In Praise of Song Poet Su Shi
The Song dynasty was renowned for a less rigid style of poetry than Tang poems, called "prose-poetry" (詞).
For a literary comparison of Tang poems and Song prose-poems, here is an excerpt from an essay by Qian Zhongshu (錢鍾書), written primarily as a foreword to C. D. Le Gros Clark’s translation work "Su Tung-po’s Prose-Poems":-
"Chinese poetry, hitherto ethereal and delicate, seems in the Sung dynasty to take on flesh and becomes a solid, full-blooded thing. It is more weighted with the burden of thought. Of course, it still looks light and slight enough by the side of Western poetry. But the lightness of the Sung poetry is that of an aeroplane describing graceful curves, and no longer that of a moth fluttering in the mellow twilight. In the Sung poetry one finds very little of that suggestiveness, that charm of a beautiful thing imperfectly beheld, which Westerners think characteristic of Chinese poetry in general. Instead, one meets with a great deal of naked thinking and outright speaking. It may be called ‘sentimental’ in contradistinction to the Tang poetry, which is on the whole ‘naïve’, to adopt Schiller’s useful antithesis. The Sung poets, however, make up for their loss in lisping naivete and lyric glow by a finesse in feeling and observation. In their descriptive poetry, they have a knack of taking the thing to be described sur le vif: witness Lo Yu (陸游) and Yang Wan-li (楊萬里). They have also a better perception of the nuances of emotion than the Tang poets, as can be seen particularly in their T’su (詞), a species of song for which the Sung dynasty is justly famous."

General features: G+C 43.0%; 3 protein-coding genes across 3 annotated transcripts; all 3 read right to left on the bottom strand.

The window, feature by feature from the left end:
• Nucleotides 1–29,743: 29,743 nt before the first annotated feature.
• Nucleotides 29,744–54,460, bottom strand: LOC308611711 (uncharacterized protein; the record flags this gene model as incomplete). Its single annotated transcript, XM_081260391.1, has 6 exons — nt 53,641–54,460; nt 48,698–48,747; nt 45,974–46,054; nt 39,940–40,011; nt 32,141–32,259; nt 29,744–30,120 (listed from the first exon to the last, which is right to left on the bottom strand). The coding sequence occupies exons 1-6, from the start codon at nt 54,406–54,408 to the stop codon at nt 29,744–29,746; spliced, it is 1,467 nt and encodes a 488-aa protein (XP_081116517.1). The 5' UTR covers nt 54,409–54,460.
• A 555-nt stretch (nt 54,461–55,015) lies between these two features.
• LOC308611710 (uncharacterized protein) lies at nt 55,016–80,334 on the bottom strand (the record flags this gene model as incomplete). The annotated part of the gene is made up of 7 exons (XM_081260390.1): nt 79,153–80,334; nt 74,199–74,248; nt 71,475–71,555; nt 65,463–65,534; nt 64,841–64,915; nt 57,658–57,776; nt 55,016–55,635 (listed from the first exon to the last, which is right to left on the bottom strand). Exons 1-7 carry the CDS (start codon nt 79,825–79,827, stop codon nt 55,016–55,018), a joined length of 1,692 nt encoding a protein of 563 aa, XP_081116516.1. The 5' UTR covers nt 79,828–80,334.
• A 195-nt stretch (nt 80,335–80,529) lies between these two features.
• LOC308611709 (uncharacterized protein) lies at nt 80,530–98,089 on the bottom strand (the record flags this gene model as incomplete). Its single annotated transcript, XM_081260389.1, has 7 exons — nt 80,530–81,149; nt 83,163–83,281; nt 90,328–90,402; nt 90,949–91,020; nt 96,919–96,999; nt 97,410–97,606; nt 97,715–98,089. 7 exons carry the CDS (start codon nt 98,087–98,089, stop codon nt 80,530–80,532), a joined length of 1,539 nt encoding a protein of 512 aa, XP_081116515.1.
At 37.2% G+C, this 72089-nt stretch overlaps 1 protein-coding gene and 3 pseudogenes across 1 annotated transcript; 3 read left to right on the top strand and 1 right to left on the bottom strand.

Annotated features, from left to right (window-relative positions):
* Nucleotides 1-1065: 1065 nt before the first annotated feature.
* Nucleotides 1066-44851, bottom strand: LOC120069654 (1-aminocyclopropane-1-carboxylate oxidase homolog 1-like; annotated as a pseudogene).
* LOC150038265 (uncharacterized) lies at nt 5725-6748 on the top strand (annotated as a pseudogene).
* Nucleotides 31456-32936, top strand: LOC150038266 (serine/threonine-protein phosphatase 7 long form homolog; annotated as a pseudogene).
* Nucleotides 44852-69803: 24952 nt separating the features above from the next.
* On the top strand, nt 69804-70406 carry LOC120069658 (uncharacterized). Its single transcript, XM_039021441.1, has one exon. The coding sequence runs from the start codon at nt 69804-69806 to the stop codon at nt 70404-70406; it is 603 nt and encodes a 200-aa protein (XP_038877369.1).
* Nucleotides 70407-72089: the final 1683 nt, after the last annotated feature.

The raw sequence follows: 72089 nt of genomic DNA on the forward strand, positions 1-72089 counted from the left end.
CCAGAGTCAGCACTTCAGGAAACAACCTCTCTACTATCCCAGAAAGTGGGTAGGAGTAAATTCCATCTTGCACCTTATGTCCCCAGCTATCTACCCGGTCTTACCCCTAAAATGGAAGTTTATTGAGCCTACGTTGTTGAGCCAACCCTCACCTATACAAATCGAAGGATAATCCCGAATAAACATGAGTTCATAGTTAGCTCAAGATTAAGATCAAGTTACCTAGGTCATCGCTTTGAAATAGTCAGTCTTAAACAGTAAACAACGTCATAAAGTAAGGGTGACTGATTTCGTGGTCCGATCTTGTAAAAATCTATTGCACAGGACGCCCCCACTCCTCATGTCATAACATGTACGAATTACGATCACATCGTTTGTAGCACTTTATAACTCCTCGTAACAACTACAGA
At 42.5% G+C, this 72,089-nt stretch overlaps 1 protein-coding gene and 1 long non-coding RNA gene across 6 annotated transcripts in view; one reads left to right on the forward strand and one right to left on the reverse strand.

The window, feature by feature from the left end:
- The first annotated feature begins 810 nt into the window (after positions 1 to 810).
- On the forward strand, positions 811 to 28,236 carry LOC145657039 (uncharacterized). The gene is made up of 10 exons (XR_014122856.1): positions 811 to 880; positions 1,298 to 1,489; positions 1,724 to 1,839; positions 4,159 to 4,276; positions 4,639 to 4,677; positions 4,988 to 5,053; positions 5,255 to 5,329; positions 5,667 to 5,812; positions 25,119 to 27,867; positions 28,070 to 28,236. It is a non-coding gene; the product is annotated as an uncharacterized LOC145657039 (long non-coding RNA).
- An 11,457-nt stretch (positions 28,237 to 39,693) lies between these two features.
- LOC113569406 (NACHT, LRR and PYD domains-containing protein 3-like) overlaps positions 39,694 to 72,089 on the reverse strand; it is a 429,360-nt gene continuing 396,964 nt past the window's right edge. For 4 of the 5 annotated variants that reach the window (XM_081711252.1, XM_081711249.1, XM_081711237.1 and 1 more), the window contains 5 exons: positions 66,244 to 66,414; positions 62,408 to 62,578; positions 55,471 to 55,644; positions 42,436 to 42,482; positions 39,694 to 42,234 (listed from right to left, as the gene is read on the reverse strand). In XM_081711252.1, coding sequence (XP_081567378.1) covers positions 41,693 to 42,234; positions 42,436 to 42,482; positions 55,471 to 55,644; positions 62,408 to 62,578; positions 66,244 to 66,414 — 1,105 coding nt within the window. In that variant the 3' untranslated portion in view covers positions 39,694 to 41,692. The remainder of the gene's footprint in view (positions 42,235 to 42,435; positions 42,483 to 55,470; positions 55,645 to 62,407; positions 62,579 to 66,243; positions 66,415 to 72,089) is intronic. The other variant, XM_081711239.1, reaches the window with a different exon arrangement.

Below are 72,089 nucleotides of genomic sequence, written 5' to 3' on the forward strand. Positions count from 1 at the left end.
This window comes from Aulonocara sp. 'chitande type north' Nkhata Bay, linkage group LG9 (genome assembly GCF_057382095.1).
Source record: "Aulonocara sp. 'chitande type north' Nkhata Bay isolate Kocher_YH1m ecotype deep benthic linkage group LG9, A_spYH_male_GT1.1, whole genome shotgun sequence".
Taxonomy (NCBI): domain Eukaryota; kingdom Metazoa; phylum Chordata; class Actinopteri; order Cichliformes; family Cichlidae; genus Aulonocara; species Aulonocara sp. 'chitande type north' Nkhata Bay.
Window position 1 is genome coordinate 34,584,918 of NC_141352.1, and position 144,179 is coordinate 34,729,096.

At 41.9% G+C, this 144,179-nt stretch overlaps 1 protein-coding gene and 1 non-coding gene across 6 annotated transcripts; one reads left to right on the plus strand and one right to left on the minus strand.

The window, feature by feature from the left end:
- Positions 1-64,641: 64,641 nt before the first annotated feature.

Indeed, one of Su Shi’s prose-poems that I particularly like, 定風波 , is one that describes superbly the nuances of his feelings when his life was at a low point: at once vulnerable and courageous, both resigned and resilient, sad but forgiving. The prose-poem was written shortly after Su got out of jail, where he spent over a hundred days for having allegedly written poems that were disrespectful of the emperor (an accusation that his peers had made up in collusion against him by deliberately presenting his writings out of context). The incident was the famous Crow Terrace Poetry Case (烏臺詩案) and it happened when Su was forty-three years old.
While in jail, Su got very nervous about his fate, fearing he might get a death sentence any time, as expressed in several poems that he wrote to his brother Su Che (蘇徹) and his wife. Somehow those deeply emotional poems reached the emperor’s hands, and the latter was so touched that he ordered a pardon for Su Shi. His days of nightmarish imprisonment profoundly changed his attitude towards life in general, in particular towards his career as a court official.
Had he not been a big-hearted soul, he would have carried a big chip on his shoulder and become a bitter person and would have sought revenge. But, as evident from 定風波, he took his ill fate in stride and determined not to let bitterness ruin his outlook on life. Though he was demoted to a low rank in a poor and remote district after he was released from jail, he chose not to wallow in self-pity or nag about the hardship but instead actively sought peace of mind and acceptance of life just as it was presented, without fear or presumption.
It is the poet’s philosophical aplomb and panache that I admire most in his prose-poem.
Here is the prose-poem 定風波:-
竹杖芒鞋輕勝馬, 誰怕? 一蓑煙雨任平生ｏ
料峭春風吹酒醒, 微冷, 山頭斜照卻相迎ｏ
Stop listening to the rain hitting on leaves,
Why not take a leisure stroll, and sing your heart aloud?
Giving up the horse for sandals and a cane – who cares?
A straw raincoat may just be all I need in misty rain.
The spring breeze wakes me up from drunkenness – a bit chilly.
Blessed is the setting sun that beams me its embracing rays.
Turning back, I can still see that blustery rainy place.
Now that I have arrived – home at last,
There’s no sunshine, no wind and no rain.